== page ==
U.S. healthcare costs attributable to the abuse of prescription painkillers totaled an estimated $25 billion, about 15% of the cost of smoking related health care. This is the leading illicit drug issue treated by health care, so the total for all drug related treatment might be more like $38 billion a year (about 23% of the cost of smoking related health care).

But, the percentage of drug treatment that is covered by private health insurance as opposed to other government programs is much lower than the share for smoking. Probably a bit less than half is paid for by health insurance and that is a high estimate. So, perhaps $18 billion a year (about 11% of smoking related health care costs and about 3% of health care premiums) contributes to health care premiums (about $18.88 a month).

How much of her health care premium goes to cover health issues related to obesity?

Certainly, lots of expensive health care conditions are related to obesity, and a large share of all people with health insurance are obese. The annual costs of such care for all Americans is $147 billion to $210 billion a year, resulting in a 42% increase in direct health care costs relative to people who are not obese (81% for the severely obese). About 30% of the population is obese.

So, obesity does add to her health insurance premium, accounting for about 11% of her monthly premium (about $91.63 per month).

Obamacare does not allow premiums to be increased due to obesity.

Also, notable is the fact that a significant share of the health care costs related to obsesity are paid after age 65 by Medicare (something that is not true of maternity care or sports injury care which may cause those costs to health insurers to be underestimated by perhaps 25%).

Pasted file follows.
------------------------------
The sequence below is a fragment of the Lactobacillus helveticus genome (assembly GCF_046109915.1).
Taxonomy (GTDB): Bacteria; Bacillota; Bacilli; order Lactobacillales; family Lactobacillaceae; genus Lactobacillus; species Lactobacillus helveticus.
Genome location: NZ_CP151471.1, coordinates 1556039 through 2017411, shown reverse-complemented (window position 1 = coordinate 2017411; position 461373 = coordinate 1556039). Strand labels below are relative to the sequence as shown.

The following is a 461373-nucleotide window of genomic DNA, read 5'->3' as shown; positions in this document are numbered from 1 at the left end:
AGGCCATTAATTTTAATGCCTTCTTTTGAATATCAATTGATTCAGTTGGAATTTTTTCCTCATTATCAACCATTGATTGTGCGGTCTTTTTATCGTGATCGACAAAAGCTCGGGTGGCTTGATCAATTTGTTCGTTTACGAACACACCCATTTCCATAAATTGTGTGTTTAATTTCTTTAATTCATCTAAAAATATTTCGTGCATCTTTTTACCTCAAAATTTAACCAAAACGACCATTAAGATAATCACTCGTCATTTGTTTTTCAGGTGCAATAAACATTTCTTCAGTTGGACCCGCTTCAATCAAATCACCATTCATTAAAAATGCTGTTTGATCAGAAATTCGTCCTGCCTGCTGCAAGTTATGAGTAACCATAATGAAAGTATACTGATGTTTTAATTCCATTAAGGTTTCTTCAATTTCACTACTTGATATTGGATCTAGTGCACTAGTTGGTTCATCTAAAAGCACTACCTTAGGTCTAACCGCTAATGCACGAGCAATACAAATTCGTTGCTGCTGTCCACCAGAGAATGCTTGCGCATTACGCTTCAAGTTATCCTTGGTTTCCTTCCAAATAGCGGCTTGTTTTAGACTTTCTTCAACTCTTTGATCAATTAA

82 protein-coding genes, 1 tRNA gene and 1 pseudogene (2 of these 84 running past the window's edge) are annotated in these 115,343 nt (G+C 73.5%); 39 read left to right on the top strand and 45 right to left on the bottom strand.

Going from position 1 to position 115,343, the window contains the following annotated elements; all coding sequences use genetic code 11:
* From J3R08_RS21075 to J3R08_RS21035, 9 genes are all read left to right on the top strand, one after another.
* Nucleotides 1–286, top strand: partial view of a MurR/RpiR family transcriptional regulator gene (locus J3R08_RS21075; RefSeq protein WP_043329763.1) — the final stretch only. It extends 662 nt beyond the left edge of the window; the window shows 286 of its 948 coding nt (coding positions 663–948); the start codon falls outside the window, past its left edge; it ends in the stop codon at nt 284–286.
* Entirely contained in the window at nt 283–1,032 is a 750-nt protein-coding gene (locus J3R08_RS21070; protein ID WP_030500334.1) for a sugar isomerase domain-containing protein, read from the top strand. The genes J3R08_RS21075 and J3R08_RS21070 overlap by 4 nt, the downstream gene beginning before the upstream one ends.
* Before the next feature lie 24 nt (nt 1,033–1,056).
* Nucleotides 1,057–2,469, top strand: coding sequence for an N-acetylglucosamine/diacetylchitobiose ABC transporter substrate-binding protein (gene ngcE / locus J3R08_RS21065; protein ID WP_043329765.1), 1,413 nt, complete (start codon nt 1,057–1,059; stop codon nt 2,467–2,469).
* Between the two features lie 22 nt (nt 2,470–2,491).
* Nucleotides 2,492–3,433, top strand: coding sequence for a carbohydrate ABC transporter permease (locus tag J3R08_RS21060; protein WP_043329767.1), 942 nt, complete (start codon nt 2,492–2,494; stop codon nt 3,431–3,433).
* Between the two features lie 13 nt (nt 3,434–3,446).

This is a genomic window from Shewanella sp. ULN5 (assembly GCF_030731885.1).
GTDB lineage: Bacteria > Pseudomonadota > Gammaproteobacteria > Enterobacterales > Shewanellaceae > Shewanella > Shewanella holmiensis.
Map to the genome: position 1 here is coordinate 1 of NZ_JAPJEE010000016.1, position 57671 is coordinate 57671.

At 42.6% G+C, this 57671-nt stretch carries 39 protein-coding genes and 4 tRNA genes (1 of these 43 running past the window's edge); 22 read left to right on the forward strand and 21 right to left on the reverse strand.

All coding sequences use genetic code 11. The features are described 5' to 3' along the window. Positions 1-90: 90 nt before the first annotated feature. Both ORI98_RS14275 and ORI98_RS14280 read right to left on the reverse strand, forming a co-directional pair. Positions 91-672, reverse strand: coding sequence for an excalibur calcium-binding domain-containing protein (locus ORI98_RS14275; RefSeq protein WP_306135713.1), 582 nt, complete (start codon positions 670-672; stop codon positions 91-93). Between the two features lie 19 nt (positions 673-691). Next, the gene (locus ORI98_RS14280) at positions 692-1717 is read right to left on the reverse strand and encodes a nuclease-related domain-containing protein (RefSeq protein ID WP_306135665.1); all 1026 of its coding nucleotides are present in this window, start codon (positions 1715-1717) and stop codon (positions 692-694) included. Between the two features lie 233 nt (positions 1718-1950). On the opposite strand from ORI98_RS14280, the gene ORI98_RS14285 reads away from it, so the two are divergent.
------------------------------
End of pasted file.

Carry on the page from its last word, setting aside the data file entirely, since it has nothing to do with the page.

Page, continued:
Losing weight in amount sufficient for an obese person to become non-obese is very difficult.

So, she is not mistaken that the 70% of Americans who are not obese are significantly subsidizing people who obese under Obamacare. The amount of the subsidy is not as great as she thinks, but is is meaningful.

On the other hand, obesity rates are among the greatest among the populations most politically incensed by Obamacare (e.g. 37.7% in West Virginia), and those are also populations that would have a very hard time affording a premium surcharge for obesity. In general, the obese are less affluent, on general, than those who are not obese.

* What does she mean by "issues from . . . PMs"? 

This could mean pre-menstrual syndrome (PMS with a capitalization error), or could refer to the plural of a PM which stands for something else that I'm having trouble guessing from context. Whatever it is, how much of her care goes to this?

If the concern is PMS, the answer is surely almost nothing. This is addressed with infrequent primary care doctor visits and over the counter drugs for the most part.